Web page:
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Japanese Animal-Wife Tales

Narrating Gender Reality in Japanese Folktale Tradition

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Fumihiko Kobayashi

A familiar, beloved, and yet misunderstood character in the Japanese folktale tradition is the animal-woman, an earthly animal that assumes the form of a female human. In order to articulate the characteristics that make Japanese Animal-Wife tales unique, this trailblazing book Japanese Animal-Wife Tales: Narrating Gender Reality in Japanese Folktale Tradition challenges long-held characterizations of them in folklore scholarship. By re-examining the gender-specific behaviors of both the animal-woman and her human spouse, the book recovers the sociocultural and historical contexts that underlay their behaviors to demonstrate the actual gender characteristics that shaped the original Japanese Animal-Wife tales, highlighting the assertive, rather than naïve, personality of women in early Japanese folktale tradition. This new approach to the study of Japanese folktales and culture will interest researchers and students in a variety of fields, including Japanese studies, comparative folklore studies, culture studies, Asian studies, and anthropology.
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Appendix II: Seki’s Tale-Types of Japanese Animal-Wife Tales

JT 110: The Snake-Wife Tale-Type

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The following seven tale-types from Japanese Animal-Wife tales are based on Seki’s Corpora of Japanese Folktales.1 Similar to Inada’s tale-type index, Seki’s tale-type classification rests on the species of animal women in each story.2 All the tale-types except the Cat-Wife tale-type (JT 117) mutually share the same episodic structures and the four-pillar episodes (which the present book suggests). The episodic structure of this Cat-Wife tale-type differs from that of other tale-types because the story ends with the couple’s eternally happy life.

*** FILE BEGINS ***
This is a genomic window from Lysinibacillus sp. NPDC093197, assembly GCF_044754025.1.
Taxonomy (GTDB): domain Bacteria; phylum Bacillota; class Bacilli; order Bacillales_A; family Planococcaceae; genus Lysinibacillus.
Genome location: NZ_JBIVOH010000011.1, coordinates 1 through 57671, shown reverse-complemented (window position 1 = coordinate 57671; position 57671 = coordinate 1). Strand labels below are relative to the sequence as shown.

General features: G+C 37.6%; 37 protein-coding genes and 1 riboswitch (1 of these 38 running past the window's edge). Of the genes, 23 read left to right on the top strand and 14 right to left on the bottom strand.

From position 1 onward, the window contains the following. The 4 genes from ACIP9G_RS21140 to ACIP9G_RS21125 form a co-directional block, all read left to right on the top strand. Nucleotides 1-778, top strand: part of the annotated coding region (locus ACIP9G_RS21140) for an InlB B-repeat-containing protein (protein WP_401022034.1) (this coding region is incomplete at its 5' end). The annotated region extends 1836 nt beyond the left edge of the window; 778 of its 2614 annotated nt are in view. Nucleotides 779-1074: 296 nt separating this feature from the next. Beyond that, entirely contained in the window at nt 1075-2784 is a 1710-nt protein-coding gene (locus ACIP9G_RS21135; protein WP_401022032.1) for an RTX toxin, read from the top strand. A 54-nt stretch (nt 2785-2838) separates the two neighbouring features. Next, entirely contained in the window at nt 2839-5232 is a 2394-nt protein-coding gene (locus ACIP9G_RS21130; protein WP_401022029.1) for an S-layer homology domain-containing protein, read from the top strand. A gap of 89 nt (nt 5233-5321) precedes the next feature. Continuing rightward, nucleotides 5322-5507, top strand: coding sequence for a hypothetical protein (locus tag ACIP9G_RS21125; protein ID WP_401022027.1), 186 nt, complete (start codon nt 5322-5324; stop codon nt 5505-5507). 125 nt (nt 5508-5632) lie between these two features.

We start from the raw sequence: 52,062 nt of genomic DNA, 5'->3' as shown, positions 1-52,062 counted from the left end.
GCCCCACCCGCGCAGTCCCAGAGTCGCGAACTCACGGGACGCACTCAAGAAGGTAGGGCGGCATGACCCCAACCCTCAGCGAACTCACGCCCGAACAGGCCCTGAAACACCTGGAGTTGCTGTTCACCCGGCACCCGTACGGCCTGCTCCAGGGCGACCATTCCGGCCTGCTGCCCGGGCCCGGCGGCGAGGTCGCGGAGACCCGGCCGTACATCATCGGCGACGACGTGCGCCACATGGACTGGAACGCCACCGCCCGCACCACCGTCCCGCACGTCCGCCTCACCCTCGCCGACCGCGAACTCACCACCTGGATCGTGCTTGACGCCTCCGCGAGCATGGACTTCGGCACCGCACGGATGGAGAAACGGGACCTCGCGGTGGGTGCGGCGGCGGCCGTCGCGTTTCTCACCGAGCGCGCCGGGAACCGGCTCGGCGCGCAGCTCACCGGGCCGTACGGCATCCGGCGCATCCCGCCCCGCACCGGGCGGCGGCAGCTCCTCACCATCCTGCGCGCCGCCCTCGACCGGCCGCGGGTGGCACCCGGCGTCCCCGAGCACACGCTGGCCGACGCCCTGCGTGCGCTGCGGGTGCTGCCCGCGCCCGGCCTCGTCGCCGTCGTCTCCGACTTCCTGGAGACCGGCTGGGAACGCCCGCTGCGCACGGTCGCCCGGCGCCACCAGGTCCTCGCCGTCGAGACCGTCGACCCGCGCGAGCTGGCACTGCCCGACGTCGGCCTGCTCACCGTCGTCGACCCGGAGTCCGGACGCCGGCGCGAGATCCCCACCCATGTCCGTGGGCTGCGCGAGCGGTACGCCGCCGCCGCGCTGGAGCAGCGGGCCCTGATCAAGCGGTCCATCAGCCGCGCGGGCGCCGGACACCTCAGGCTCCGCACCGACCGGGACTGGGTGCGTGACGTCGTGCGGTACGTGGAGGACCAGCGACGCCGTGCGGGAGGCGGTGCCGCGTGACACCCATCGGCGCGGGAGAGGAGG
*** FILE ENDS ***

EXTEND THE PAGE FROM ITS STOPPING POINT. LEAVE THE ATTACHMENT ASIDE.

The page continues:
In his explanation of the Cat-Wife tale-type, Tsuda says that a number of recorded oral texts that follow the Cat-Wife tale-type are smaller than that of any other animal-wife tale-type.3 Seki includes only one oral text and one variant of the Cat-Wife tale-type in his folktale tale-type index. This variant’s episodic structure ends with the couple’s separation and thus resembles that of Inada’s Cat-Wife tale-type. Based on other oral texts, Yanagita categorizes the Cat-Wife tale-type into the Japanese Ogress tale-type in his Collection of Japanese Folktales.4 Referring to one variant of Seki’s Cat-Wife tale-type, ← 131 | 132 → Kawai points out that this variant is “a peculiar fairy tale” because “it ends happily in marriage,” saying:

Though this [Cat-Wife tale] is an extremely rare story in Japan, its pattern differs from stories in the West, in which a human being is transformed into an animal and then recovers its original form through marriage. I [Kawai] question how far we can treat the story as an...

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